Born in 1955 in Nagasaki Prefecture in Japan's southern island of Kyushu, Hideki Noda is a playwright, theatre director and actor. In 2008 he was also appointed artistic director of Tokyo Metropolitan Art Space in Ikebukuro, and to be a professor in the Department of Moving Images and Performing Arts at the capital's Tama Art University.
After his family moved from Kyushu to Tokyo when he was age 4, at the age 16 Noda wrote and staged his first play, titled "Ai to Shi o Mitsumete (Gaze into Love and Death)," with his high-school friends. Later, while he was a law student of Tokyo University in 1976, Noda founded his theatre company Yume no Yuminsha (Dreaming Bohemian), which soon became the emblem of the country's vibrant youth-theatre firmament and the leader of a nationwide cultural movement in the early 1980s that came to be known as Sho-gekijo (Small-scaleTheatre Movement).
Meanwhile, after Noda won Japan's most prestigious theatre accolade, the Kishida Drama Award, with "Nokemono Kitarite (Descent of the Brutes)," at age 27, his company's tickets became the hottest of all to get hold of. Then, with this wave of popularity further fueled by Japan’s bubble economy, Yume no Yuminsha broke all kinds of records by drawing 26,000 people to a one-day event at which he staged his version of "The Ring of the Nibelungs" -- presented as a Stonehenge trilogy -- at the Yoyogi National Gymnasium in Tokyo.
Next, after achieving such success at home, Yume no Yuminsha broadened its horizons, and the company was invited to the Edinburgh International Theatre Festival, first in 1987 with “Nokemono Kitarite,"and then in 1990 with “Half Gods(Hanshin)." That year the company was also invited to the first New York International Art Festival, where it presented one of the Stonehenge trilogy, "Suisei no Siegfried (A Messenger from the Comet)."
At this time, though, Noda was also becoming active working with other dramatists and actors outside of Yume no Yuminsha, which led to acclaimed stagings of his radical takes on Shakespeare's "Twelfth Night," "Much Ado About Nothing" and "A Midsummer Night’s Dream" in cooperation with Toho, one of Japan's leading production companies.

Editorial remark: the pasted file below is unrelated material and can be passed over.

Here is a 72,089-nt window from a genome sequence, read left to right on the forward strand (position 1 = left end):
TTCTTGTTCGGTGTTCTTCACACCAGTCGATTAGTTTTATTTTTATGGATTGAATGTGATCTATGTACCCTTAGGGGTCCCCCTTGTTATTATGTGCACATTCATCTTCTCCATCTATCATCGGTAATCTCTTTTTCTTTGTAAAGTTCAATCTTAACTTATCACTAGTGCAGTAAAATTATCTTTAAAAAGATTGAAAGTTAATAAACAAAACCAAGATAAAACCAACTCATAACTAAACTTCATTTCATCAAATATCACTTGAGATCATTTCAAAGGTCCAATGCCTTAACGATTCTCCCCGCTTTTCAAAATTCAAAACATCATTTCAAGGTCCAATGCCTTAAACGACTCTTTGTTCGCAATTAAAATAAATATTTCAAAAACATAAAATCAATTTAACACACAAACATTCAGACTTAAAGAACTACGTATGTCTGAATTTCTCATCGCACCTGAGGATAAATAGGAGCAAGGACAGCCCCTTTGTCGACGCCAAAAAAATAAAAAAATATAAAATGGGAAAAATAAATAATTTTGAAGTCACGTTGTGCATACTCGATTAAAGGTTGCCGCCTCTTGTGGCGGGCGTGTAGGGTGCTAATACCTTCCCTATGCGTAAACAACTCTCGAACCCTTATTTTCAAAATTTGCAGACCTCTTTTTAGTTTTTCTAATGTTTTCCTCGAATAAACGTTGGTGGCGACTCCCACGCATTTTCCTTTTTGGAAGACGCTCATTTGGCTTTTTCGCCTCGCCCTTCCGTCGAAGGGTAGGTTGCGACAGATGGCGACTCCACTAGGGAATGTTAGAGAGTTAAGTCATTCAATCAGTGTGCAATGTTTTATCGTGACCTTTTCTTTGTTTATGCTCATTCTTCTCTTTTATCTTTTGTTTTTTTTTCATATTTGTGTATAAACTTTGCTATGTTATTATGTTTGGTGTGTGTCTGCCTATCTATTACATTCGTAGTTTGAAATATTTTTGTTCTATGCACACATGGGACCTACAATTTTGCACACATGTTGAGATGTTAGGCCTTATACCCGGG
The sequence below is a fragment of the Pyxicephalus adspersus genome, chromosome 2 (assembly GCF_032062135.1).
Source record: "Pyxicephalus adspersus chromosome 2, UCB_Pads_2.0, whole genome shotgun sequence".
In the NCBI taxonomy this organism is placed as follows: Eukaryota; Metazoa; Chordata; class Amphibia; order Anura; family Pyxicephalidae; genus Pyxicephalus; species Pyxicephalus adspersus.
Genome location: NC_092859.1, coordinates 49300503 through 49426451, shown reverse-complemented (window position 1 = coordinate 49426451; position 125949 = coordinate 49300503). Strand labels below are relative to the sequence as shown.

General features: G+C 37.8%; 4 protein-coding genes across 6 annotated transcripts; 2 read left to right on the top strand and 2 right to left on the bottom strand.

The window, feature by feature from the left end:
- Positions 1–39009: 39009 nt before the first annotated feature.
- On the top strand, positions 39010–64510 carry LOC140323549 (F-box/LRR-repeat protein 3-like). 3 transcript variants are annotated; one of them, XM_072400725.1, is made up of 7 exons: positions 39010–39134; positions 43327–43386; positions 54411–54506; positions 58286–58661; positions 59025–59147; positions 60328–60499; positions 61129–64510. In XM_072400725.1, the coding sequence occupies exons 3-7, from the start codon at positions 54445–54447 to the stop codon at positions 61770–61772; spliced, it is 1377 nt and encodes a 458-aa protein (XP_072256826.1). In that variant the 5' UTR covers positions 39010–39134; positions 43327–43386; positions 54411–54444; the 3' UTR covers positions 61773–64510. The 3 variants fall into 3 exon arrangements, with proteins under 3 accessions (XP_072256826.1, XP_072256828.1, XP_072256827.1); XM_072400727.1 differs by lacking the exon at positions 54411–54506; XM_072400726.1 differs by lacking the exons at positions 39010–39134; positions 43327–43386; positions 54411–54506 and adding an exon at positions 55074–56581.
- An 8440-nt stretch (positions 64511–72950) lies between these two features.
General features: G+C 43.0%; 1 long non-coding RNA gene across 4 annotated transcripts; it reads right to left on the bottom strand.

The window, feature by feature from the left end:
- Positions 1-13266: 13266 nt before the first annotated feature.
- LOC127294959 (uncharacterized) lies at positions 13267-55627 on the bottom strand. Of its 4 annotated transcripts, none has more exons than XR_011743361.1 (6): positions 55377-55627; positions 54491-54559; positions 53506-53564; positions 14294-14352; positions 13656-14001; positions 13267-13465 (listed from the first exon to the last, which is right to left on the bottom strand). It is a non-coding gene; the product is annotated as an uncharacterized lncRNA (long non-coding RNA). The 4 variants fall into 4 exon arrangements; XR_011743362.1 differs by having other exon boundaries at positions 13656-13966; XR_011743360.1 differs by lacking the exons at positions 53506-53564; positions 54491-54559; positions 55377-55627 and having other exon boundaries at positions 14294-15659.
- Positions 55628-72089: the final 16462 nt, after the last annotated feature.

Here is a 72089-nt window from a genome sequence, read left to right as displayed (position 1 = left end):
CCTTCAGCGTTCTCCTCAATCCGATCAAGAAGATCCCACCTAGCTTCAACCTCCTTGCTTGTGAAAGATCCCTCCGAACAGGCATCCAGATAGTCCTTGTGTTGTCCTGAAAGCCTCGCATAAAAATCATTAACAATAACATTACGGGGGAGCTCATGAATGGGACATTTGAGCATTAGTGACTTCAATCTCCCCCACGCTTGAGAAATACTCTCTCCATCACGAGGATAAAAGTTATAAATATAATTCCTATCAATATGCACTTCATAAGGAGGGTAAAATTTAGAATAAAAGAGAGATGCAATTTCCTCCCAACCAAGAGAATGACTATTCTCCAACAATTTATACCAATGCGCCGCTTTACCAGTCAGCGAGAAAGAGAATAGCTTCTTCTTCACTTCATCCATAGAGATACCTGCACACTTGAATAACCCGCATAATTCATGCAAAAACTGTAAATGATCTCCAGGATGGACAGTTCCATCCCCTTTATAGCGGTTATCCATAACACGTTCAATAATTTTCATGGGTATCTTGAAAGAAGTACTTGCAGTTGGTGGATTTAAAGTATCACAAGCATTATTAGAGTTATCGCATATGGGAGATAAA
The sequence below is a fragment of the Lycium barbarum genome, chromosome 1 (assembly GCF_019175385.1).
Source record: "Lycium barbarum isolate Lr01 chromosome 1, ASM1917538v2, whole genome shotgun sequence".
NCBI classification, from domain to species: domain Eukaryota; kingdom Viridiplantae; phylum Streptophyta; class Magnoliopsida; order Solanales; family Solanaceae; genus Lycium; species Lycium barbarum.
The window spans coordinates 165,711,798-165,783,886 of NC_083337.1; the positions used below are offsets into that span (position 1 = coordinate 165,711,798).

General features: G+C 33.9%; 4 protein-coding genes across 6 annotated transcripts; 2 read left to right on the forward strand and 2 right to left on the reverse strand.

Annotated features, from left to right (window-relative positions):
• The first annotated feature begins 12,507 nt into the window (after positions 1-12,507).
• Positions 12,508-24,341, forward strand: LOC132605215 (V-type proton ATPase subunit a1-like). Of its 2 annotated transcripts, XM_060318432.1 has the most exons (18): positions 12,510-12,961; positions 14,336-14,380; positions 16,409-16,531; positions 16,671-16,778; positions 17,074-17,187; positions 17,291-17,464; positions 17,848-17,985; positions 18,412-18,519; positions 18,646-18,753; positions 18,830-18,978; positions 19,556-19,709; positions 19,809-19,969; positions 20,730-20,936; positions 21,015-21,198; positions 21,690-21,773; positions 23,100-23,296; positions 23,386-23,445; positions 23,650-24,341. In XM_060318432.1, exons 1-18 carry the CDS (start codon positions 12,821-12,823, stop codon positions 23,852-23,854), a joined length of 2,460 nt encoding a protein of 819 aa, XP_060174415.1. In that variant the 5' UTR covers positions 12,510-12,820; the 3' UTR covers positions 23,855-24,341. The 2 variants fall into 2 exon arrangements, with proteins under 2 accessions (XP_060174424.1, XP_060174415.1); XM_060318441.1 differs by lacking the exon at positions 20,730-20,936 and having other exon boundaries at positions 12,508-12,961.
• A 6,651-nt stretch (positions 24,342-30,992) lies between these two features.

But just as everything seemed to be soaring, Noda broke up Yume no Yuminsha in 1992 and flew off to London to study theatre for a year on a Monbusho (Culture Ministry) scholarship. Returning in 1993, he founded a new company, named Noda Map, which has played to full houses ever since, both in small and large-scale venues, with him not only writing its plays, but directing them and acting in them as well.
However, despite having been in the forefront of Japanese contemporary drama for so long, since the turn of the millennium Noda has also blossomed in the quite distinct and different fields of opera and Japan's traditional Kabuki theatre.
In fact in 2001, when he directed the Kabuki play "Togitatsu no Utare (Togitatsu’s Revenge)" at the art form's Mecca of the Kabuki-za in Tokyo, his production drew the first-ever standing ovation in the venue's more than 100-year history. Thereafter, at the Kabuki-za in 2003, he directed "Nezumikozo (Mouse Thief)," and is now set to stage his new, original Kabuki version of Verdi’s opera "Aida" there this summer, following his well-received opera debut with "Macbeth" on an imaginative rotating stage at the New National Theatre in Tokyo in 2004.
Of late, however, Noda has also been channelling his overflowing energies into collaboration productions with foreign dramatists. In particular, thanks to his excellent command of English and the close relationship with Britain's theater world that he formed while studying in London for a year, he is now embarking on a career divided between Japan and England. This follows the success of his London commercial debut with his play "Red Demon" at the Young Vic Theatre in 2003, a production that examined the position of an outsider in a tight-knit society and also human relations in general in response to the unknown and unexpected. To emphasize the play's key points, he also directed and acted in Thai and Korean versions of the same work, each quite different and with local casts.
Next, in 2006, Noda continued on his course of international collaboration with "The Bee," a black-humor play of his dealing with a chain of revenge and humans' cruel nature, that he staged with an English team to full houses at the Soho Theatre in London. After garnering tremendous reviews from English theatre critics, Noda then brought "The Bee" back to Tokyo as an imaginative double-program production both in Japanese with Japanese actors and in English with its original English cast. His efforts were rewarded with a virtual monopoly of Japanese theatre awards in 2007.
June 2008, Noda's third production with English actors, "The Diver", opened at the Soho Theatre in London.